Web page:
The “Towards the Second Assembly” Plenary Council working document “is inviting members to embrace a number of proposals that are inconsistent with authentic Catholic faith and would simply hasten the demise of the faith in Australia”, Archbishop Julian Porteous of Hobart has written in extensive critical feedback published on the Hobart Archdiocese website.
“There are, of course, many good proposals … but there are some things that are lacking. Overall, I sense that there is a lack of confidence in what we as Catholics have to offer our society as it loses its sense of God and abandons Christian virtue,” Archbishop Porteous wrote.
He describes the document as “akin to that of a secular report” that presents the Church “as simply a friendly community”, with propositions that are “quite vague and nebulous, lacking precision and spiritual intent”.
The “Towards the Second Assembly” document has to date been released only to Plenary Council members, and not the general Catholic public, but has been sighted by The Catholic Weekly.
It contains the draft propositions to be voted on at the Second Assembly, which encompass every dimension of Church life from governance to liturgical worship and vary in character from radical reforms to conservative defences of traditional practices.
Feedback on the propositions, such as that of Archbishop Porteous, has been received by the Plenary organisers but will not be published publicly as part of the official drafting process.
Plenary proposals lack nobility of vision
Archbishop Porteous said the document lacked “the nobility of vision found in the great works of the Catholic intellectual tradition”.
“The text is like a modern office block in comparison to a cathedral: functional but lacking that which elevates the mind and heart and witnesses to the transcendent.”
A running theme throughout Archbishop Porteous’ commentary is that the Church has “has become tired and has lost its sense of purpose … [and] surrendered to the surrounding cultural ethos”.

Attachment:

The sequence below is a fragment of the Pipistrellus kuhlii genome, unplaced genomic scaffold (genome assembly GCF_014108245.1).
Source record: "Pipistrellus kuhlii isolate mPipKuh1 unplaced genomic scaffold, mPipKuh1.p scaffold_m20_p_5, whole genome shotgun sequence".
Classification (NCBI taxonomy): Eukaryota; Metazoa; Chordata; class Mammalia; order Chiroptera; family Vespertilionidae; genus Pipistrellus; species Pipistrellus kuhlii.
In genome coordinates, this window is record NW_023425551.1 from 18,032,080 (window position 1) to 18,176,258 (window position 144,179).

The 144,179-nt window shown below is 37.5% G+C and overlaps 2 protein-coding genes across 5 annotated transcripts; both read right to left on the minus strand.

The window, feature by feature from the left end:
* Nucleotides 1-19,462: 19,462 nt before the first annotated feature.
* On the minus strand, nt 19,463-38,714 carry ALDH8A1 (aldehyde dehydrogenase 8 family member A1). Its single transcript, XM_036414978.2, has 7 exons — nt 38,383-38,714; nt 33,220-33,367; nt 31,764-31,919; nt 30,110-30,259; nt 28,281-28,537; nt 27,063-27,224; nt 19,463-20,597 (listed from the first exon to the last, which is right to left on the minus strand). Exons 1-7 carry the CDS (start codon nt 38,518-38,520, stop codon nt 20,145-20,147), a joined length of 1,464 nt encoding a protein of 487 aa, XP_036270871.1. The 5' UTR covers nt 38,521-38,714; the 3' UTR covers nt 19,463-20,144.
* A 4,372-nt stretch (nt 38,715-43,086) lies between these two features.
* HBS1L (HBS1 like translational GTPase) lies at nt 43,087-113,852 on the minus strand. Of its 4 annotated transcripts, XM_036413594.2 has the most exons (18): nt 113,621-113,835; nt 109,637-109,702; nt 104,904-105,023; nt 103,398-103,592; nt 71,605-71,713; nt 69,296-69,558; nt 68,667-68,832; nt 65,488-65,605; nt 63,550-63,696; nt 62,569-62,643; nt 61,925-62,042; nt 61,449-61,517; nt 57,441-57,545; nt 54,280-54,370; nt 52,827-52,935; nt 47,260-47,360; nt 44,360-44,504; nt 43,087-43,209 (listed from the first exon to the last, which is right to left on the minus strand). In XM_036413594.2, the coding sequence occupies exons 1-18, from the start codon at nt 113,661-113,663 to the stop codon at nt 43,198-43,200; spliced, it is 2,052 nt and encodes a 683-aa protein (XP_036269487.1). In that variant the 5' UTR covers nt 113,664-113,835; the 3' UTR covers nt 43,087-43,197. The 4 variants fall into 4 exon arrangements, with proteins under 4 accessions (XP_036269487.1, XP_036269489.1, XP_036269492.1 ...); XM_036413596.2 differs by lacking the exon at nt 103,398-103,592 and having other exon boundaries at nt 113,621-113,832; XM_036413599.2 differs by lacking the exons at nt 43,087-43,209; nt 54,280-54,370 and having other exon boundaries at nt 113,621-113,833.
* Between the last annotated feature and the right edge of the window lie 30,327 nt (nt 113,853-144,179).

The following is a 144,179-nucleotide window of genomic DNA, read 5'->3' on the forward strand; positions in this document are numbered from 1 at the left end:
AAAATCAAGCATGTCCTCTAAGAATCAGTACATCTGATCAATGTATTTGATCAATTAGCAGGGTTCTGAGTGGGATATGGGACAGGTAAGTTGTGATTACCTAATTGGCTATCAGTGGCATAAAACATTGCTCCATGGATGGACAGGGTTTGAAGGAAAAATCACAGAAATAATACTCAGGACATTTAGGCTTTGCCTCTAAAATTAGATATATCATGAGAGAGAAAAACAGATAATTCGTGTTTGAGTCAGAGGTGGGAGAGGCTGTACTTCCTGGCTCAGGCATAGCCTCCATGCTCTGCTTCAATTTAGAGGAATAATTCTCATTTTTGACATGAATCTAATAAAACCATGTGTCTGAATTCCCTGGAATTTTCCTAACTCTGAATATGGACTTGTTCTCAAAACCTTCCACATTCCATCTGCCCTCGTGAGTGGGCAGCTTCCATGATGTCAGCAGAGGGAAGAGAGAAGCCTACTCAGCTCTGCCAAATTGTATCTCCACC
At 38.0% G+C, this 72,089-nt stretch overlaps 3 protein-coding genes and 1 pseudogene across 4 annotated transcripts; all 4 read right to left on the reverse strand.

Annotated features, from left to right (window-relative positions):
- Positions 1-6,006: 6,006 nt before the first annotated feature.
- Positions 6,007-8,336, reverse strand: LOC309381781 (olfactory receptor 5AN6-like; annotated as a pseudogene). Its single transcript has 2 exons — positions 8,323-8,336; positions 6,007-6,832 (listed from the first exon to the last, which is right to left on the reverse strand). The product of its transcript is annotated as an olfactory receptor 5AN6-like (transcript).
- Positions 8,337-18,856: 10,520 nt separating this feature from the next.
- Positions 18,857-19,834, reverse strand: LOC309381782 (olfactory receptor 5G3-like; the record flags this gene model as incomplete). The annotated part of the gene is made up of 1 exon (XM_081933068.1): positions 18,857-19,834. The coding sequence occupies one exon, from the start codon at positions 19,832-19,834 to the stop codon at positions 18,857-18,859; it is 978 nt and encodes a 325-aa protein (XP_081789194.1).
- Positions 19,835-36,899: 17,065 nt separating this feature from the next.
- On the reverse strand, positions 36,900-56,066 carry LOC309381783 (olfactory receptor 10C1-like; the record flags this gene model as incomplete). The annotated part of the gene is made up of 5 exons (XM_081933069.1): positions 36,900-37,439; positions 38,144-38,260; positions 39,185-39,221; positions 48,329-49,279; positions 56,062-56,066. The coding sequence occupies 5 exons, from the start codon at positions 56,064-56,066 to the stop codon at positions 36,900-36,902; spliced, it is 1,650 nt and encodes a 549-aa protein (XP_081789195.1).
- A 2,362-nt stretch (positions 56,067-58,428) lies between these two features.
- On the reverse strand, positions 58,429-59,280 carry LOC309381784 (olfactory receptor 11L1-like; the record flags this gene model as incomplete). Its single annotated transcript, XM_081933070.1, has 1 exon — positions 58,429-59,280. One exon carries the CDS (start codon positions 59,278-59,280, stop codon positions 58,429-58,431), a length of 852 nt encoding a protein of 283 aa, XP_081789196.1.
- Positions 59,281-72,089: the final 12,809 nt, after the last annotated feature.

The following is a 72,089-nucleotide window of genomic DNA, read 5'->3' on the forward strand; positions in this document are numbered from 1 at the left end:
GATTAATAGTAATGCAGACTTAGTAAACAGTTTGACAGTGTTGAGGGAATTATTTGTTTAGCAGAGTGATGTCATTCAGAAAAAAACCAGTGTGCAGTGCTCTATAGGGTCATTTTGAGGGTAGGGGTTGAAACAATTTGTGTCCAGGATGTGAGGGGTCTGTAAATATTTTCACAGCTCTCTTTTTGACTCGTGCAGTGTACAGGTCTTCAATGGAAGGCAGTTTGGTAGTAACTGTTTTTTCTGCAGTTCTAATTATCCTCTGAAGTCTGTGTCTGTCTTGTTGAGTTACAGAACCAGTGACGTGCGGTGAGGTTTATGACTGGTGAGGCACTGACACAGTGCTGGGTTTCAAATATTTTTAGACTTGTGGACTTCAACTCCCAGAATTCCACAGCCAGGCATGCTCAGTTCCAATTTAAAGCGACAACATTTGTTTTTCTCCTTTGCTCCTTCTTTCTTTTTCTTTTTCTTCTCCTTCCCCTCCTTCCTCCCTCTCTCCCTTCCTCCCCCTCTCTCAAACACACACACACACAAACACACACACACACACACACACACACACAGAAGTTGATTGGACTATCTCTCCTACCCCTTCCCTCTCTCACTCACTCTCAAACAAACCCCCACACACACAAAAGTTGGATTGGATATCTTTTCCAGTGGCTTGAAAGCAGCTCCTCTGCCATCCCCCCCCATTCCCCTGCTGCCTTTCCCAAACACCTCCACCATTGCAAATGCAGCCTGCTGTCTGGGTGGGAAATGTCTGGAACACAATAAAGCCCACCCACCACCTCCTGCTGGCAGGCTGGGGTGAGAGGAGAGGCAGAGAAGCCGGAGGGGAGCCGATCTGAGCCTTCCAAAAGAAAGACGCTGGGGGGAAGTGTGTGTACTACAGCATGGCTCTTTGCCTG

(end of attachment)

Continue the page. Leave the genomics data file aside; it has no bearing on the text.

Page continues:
“The text (plenary propositions) is like a modern office block in comparison to a cathedral: functional but lacking that which elevates the mind and heart and witnesses to the transcendent”.
“The document mouths the aspirations of the times giving them a Christian veneer,” Archbishop Porteous writes.
“It uncritically adopts the language of the day, like its repeated declaration that we are an “inclusive Church’.”
“In all this one senses that the salt has lost its flavour and, as the Lord warned, will be trampled underfoot by men.
“There is no sense in the document of the Catholic Church in Australia being prepared to be a prophetic voice speaking truth with love within the culture, to challenge the prevailing ethos.
“Have we become afraid to speak out what we believe?”
Crisis of faith the Church’s deepest issue
Archbishop Porteous also echoed comments made prior to the First Assembly, in which he said the Church’s deepest issue is a “crisis of faith”.
“The Church in Australia is in the midst of an existential crisis as it witnesses thousands abandoning participation in the sacramental life of the Church each year,” he writes.
“The Church is in serious decline, yet no real recognition of this reality is given in the document.
“Because the crisis of faith is not acknowledged, the document makes no effort to propose a way forward for the Church.”
The Archbishop concludes by warning that, “If this working document is largely accepted as the basis for the Second Assembly it will not facilitate the spiritual and pastoral renewal so needed at this time, but rather it will allow the process of further decline to occur, if not accelerate it.”
The Plenary Council drafting committee is currently collating feedback from members and will publish the finalised propositions and methodology for the Second Assembly in June.
Plenary organisers call for pilgrimage of prayer before Second Assembly
The Plenary Council organisers have also called for a pilgrimage of prayer to accompany the final preparations for the Second Assembly, from Easter Sunday until the assembly opens on July 3.
Entitled “Walking in the Spirit”, the pilgrimage materials have been prepared for use by individuals and parishes and are available on the Plenary Council website.
Bishop Shane Mackinlay, the vice president of the Plenary Council, encouraged Catholics to pray for the Council.
“As we move towards the development, consideration and approval of key proposals to renew the Church in Australia, the need for prayer has never been greater,” he said.
“The resources that have been developed allow a comfortable entry into this prayer pilgrimage and a common undertaking across the country for our shared purpose.”